Toothpick sculptures pick brains

Kelley Hungerford

It’s an infamous project in Linfield’s art department, but it’s simple in theory: Give 16 students boxes of toothpicks and bottles of glue and see what happens. This was one of the assignments that Totem Shriver, adjunct professor of arts and visual culture, presented to his January Term image management class.
The guidelines were few: Build a 2-by-2 foot organic sculpture, meaning one that reflects the natural and not the man-made world, from toothpicks and wood glue.
“Toothpicks are little straight lines that look innocent in the box…but when you want to create something structurally sound and aesthetically pleasing, it’s challenging,” Shriver said.
To assist brainstorming, Shriver showed his class a film about architect Frank Gehry, who designs buildings using I-beams, which are, like the toothpicks, straight. Then, students drew quick sketches of their project ideas. But, as sophomore Jordan Augustadt found, these initial doodles were not as helpful as they seemed.
“I realized after about a day’s worth of work that [the sketch] wasn’t going to work,” he said.
Augustadt said he built his sculpture, “Conflict Theory,” which is on display in the Nicholson Library with the rest of the class’s work, by first fashioning small segments and later gluing them all together. The reason for this, he said, is that wood glue takes a long time to dry.
His end result, he said, was completely different than his original idea.
“It’s not [a project] for people who have to have things in order and have to have a plan,” he said. “Even by the last day you’re not sure what’s going to happen.”
Augustadt wasn’t the only student who discovered problems along the way. Freshman Cassie Kwon, whose sculpture is titled “Crane,” said it was a challenge to build not only outward, but upward.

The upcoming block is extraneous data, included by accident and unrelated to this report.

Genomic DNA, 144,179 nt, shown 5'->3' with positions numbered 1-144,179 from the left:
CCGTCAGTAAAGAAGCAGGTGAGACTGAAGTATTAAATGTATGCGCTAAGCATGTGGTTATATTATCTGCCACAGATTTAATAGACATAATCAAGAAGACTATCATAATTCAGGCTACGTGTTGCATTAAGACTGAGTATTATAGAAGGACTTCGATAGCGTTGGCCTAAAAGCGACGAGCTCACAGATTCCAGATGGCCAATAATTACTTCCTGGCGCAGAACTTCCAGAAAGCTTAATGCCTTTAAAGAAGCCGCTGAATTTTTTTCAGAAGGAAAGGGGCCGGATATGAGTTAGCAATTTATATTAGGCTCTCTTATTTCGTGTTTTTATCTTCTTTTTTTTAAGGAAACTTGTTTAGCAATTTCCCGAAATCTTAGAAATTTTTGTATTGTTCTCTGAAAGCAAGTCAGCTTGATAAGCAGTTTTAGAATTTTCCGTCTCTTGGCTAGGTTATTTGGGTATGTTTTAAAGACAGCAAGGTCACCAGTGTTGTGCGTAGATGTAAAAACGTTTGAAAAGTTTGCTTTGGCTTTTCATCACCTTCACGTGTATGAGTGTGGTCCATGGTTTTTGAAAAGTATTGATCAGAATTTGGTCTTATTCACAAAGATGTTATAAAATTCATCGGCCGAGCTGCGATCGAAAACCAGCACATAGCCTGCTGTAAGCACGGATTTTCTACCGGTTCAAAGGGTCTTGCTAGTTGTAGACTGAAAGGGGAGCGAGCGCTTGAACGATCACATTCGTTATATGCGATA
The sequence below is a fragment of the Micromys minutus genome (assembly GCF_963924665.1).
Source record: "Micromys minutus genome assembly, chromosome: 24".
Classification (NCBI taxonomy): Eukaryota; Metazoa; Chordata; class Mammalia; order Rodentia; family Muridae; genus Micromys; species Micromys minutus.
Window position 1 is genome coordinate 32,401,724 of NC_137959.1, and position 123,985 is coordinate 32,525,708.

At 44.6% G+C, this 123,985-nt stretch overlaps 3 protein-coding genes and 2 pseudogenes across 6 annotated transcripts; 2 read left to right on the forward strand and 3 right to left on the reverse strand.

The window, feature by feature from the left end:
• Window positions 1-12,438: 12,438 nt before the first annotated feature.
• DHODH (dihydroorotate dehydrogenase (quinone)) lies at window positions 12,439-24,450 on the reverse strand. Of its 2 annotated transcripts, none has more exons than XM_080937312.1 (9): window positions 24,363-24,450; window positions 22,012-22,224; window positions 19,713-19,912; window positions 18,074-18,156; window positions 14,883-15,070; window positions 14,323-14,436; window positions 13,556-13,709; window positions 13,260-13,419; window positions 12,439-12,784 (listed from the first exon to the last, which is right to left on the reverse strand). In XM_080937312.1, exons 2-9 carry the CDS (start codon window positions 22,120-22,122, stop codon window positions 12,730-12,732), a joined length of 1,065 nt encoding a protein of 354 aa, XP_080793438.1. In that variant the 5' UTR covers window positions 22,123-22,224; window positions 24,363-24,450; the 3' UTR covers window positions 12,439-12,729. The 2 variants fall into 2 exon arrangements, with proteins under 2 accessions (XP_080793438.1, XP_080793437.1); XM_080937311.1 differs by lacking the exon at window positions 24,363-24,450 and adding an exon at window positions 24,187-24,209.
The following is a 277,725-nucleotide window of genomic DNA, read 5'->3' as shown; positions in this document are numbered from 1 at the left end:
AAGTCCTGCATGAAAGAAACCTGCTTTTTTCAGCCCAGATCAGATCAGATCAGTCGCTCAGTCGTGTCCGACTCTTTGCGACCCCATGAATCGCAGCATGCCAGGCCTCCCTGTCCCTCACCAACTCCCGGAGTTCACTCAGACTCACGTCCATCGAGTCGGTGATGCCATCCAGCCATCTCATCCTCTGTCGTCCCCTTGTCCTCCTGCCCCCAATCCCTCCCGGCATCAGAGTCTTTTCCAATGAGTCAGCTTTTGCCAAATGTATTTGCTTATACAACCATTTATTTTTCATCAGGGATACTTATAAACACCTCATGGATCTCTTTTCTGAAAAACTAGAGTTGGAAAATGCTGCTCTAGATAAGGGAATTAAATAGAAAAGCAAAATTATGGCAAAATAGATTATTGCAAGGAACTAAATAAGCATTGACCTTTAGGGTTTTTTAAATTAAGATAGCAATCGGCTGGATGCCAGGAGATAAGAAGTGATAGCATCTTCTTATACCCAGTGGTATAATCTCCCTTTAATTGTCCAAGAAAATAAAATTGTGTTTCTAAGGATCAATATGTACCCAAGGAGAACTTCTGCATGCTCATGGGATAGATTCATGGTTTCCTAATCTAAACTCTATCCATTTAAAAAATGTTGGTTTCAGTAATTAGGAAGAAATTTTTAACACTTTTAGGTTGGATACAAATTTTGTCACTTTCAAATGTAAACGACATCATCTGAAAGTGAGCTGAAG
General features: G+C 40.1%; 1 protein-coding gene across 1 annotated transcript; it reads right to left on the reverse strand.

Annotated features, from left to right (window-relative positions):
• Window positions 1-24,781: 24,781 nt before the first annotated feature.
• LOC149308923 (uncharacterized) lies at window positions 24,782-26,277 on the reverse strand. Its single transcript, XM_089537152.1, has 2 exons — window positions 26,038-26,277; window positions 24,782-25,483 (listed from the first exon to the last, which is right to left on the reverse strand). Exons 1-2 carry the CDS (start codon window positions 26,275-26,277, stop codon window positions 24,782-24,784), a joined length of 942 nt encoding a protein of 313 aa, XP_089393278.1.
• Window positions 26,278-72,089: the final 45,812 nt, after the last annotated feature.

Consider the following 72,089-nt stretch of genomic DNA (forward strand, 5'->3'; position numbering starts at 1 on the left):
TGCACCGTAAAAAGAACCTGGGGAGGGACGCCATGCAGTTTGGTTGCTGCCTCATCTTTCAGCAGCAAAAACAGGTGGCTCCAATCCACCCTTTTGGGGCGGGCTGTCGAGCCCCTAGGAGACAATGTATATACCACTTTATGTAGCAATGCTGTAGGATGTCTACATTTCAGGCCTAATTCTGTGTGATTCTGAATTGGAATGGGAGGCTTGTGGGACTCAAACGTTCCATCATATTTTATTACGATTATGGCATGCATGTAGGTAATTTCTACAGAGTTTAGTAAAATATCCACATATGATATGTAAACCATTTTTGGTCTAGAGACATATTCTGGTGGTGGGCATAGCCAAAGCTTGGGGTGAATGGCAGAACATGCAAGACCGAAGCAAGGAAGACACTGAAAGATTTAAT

“I had to make up ways to, I guess, play with gravity,” she said.
With the class meeting five hours a day for four days a week, Kwon said she found it difficult to get away from the project. She said that she kept thinking, “toothpicks and glue, toothpicks and glue,” even in her room.
Shriver added another element to the short list of materials: imagination. He said students were often unsure of which direction to take their projects because of their constantly changing ideas. According to the project statement, everything from material limitations to frustration to seeing the progress of others had an influence on their ideas.
“When you’re unsure where you’re going, it’s hard to move forward,” he said. “But really successful artists move forward.”
While many students initially claimed utter loathing for this assignment, Shriver said that after extensive effort and time with their projects, students become increasingly satisfied and proud of their work. Kwon said she began to appreciate her piece a few days after she completed it and that the process developed her appreciation for abstract, 3-D art.
Ultimately, Shriver said, the project is about problem solving.
“I talked a lot about problem solving, and I realized that problem solving is the same as creative thinking, which is the same as design, which is the basis of this class,” he said.
So, if the problem is how one completes a sculpture such as this, then the project statement provides a solution: “One toothpick at a time!”

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